One fine morning you wake up and see a ‘For Sale’ signpost in the front lawn of your rented home. Scary dream? Well, it can turn true as your landlord has all the rights to sell the property he owns- plausibly leaving you with the daunting task of moving to a new location.
Nevertheless, instead of panicking right away, gather thorough information on your rights and responsibilities as a renter, depending on your state laws. Here are things you definitely need to know to protect your rights as a tenant.
Prior notice for inspection of your rental to prospective buyers
If you have good relations with your landlord, both parties can come to an amicable understanding for the house inspections. However, if there are any issues, you must know where you stand legally so that you can deny any irrational request from your landlord or seek compensation for any wrongdoing.
The landlord must provide a written notice 24 hours in advance when they want to show your home to potential buyers. The inspection should be carried out by agents during day time, causing least inconvenience to the tenants.
If the landlord wishes to take a photograph of the home to show it to potential buyers, it is at your discretion that the photographer comes accompanied with the landlord. It is advisable to remove any valuable and personal items before the pictures are taken, as you wouldn’t want to advertise your expensive artifacts along with your address.
Know when you have to move
First things first, as per majority state laws, your landlord must give you a written notice before putting up your place on sale or even if he plans to convert the apartment into a condo.
Once you receive the notice, check the termination date for your lease contract. If you are on a monthly lease contract, you may get 30 days notice to vacate, as per most state laws, except for Washington State, which gives a 90 day window to move.
If you have a long-term lease, like annual or bi-annual, you have the right to stay in your rental until the lease expires. Have a look at the landlord and tenant laws in your state for precise information.
Favorably, most states protect long-term lease renters, requiring the new property owner to take over the current lease, without having to sign a new lease. This makes the current lease valid for same time, without the rent being increased further by the new owner, and no additional deposit required to be paid by the renter.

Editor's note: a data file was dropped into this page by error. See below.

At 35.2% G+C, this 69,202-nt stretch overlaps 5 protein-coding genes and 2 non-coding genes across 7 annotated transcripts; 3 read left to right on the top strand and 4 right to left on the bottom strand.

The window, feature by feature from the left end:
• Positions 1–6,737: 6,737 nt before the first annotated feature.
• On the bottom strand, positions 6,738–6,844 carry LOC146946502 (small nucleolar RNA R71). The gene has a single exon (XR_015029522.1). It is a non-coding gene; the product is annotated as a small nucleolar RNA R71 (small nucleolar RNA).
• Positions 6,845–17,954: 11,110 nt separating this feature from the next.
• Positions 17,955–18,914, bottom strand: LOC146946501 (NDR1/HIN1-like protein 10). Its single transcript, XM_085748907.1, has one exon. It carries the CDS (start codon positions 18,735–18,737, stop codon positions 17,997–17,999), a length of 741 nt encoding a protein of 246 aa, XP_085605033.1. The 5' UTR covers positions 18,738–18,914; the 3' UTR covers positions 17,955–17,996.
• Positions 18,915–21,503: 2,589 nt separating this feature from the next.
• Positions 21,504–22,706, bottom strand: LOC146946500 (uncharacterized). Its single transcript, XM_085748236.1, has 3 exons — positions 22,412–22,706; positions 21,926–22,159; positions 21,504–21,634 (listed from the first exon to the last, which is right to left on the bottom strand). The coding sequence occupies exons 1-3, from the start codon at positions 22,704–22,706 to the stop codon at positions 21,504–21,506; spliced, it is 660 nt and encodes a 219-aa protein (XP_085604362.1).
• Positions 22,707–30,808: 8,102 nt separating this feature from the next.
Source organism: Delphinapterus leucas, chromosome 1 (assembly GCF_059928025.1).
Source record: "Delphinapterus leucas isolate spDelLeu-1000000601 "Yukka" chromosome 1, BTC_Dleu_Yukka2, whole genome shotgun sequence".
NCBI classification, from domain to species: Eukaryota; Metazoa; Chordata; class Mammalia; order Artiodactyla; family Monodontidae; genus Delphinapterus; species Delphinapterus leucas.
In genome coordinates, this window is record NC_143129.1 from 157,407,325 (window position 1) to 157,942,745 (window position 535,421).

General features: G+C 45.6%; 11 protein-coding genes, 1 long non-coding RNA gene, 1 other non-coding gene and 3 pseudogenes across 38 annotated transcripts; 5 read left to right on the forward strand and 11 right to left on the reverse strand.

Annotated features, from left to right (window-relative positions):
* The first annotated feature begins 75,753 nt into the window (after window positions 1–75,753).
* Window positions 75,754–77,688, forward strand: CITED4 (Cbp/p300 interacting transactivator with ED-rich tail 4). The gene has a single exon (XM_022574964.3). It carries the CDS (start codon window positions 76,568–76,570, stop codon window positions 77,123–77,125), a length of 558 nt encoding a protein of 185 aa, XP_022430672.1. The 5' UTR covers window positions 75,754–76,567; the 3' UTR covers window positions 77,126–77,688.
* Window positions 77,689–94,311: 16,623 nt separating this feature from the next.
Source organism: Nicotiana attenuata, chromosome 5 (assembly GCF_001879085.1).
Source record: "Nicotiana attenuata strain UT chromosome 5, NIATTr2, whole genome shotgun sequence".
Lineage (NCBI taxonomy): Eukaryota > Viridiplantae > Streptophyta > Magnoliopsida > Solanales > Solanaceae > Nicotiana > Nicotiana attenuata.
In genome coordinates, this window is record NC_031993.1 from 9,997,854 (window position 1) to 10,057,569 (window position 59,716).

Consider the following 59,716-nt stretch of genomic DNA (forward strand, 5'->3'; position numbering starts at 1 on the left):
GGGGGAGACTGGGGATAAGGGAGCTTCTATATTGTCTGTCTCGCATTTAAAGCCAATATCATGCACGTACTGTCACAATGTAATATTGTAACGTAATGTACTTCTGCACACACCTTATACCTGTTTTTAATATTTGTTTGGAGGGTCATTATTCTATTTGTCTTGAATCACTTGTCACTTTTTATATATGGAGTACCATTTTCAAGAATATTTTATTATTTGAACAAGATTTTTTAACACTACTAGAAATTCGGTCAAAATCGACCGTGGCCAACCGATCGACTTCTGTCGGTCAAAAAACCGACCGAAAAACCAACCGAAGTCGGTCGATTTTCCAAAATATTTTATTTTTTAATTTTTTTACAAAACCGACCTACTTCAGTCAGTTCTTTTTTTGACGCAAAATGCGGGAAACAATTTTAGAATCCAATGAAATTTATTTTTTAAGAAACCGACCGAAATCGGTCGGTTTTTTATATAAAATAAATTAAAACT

Knowing your tenant rights
You are entitled to your basic tenant rights while you are still living there. For example, you cannot be denied water or electricity supply, the landlord cannot enter your rental without notice, except for emergencies, he cannot begin renovation work that interferes with your rental space and causes inconvenience to you.
If the current or new landlord breaches any of these warranties, you can seek legal advice from a tenant lawyer or contact local housing authority for help. If the conditions worsen, you may withhold rent until the problem is fixed or terminate your lease and move out.
Tenant Relocation Allowance
Though quite uncommon, but your landlord might be obliged to pay you for relocation if you are compelled to move out from the rental due to a sale. For example, in San Francisco, if the renters are forced to move out of the rental due to property sale, they are entitled to $5210.91 per tenant under Ellis Act, also known as relocation allowance. This is included in your state’s landlord and tenants laws.
Security Deposit Return
Once you move out of the property, your landlord must return your security deposit within 14-60 days, depending on the state laws. Make your move a smooth transition by removing all your belongings, cleaning the property and returning the keys to the landlord.
So, if you are facing the situation of your rental being sold, always remember that the laws provide you with sufficient protection and your lease would be honored by new owners so that you do not have to suffer any major inconvenience.